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Bringing Up CPM68K for the First Time
Bringing up CPM68K (using a 68000, 68010 or 68030 S-100 Board) can be a somewhat daunting task for beginners.  Not only is the hardware different and you have to worry about its (often untested) functionality, but the software is an order of magnitude more complex. 

Way back in the early 1980's Digital Research put out its CPM68K (V1.0) operating system to run on such 68K systems.  It was essentially a conversion of its CPM3 operating system.  Most of the commands and functions were the same as that used for CPM3.  The concept of User Groups and a CPM.SYS file on the disk was carried over from CPM3.

These features included:-

Disk performance, especially random I/O, was improved over that of CP/M v2.2 by hash coding the directory entries and Least Recently Used (LRU) buffering of directory and file data.

The BDOS performed auto-login of removable media drives. The implementation of door open interrupts on removable media drives was highly recommended as an additional check on data integrity and for providing disk I/O performance improvements of up to 30%. The door open interrupt information allowed the BDOS to treat removable media drives in a manner similar to permanent media drives.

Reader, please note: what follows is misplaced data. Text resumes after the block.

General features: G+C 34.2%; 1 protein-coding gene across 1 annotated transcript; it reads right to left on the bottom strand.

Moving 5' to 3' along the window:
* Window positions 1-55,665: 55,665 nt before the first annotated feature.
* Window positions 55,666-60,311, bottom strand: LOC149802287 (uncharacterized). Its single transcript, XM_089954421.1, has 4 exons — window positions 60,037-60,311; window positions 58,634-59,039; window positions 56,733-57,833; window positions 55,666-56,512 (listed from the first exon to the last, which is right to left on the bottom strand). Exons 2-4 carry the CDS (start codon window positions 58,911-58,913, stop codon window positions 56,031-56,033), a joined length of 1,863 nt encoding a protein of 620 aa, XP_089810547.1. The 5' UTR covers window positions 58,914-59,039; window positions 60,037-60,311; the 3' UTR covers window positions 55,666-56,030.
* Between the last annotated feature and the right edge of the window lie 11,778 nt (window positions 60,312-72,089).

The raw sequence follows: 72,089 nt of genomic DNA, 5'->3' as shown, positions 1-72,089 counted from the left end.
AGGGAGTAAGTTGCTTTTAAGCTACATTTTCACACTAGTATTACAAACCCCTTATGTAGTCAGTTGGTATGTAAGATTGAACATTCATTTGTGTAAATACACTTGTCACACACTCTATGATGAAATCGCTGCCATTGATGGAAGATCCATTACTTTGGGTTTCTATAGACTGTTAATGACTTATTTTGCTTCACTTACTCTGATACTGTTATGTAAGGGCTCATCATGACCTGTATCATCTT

The file system capacity was larger allowing a storage capacity of up to 512 megabytes for each of the 16 possible logical drives, and the maximum file size was 32 megabytes. The file system also provided time and date stamping.

Live control characters and type-ahead were supported by cooperating routines in the BDOS and BIOS. The live control characters were CTRL-C, CTRL-S, CTRL-Q, and CTRL-P and their functions were performed when a keyboard interrupt occurred.

The mapping of the logical devices CONIN:, CONOUT:, AUXIN;, AUXOUT:, and LST: onto different physical devices was standardized and made more flexible. This allowed the dynamic remapping of the console to another device, such as a graphics console. Logical device output could be directed to several physical devices at once.

The interface to hardware drivers was greatly simplified and improved by use of a BIOS Kernel. The Kernel was intended for unchanged use in any BIOS implementation.

For a single user efficient operating system this really was what CPM should have been all along.  As we shall see below it is a joy to write a BIOS for its very simple and symmetrical interface.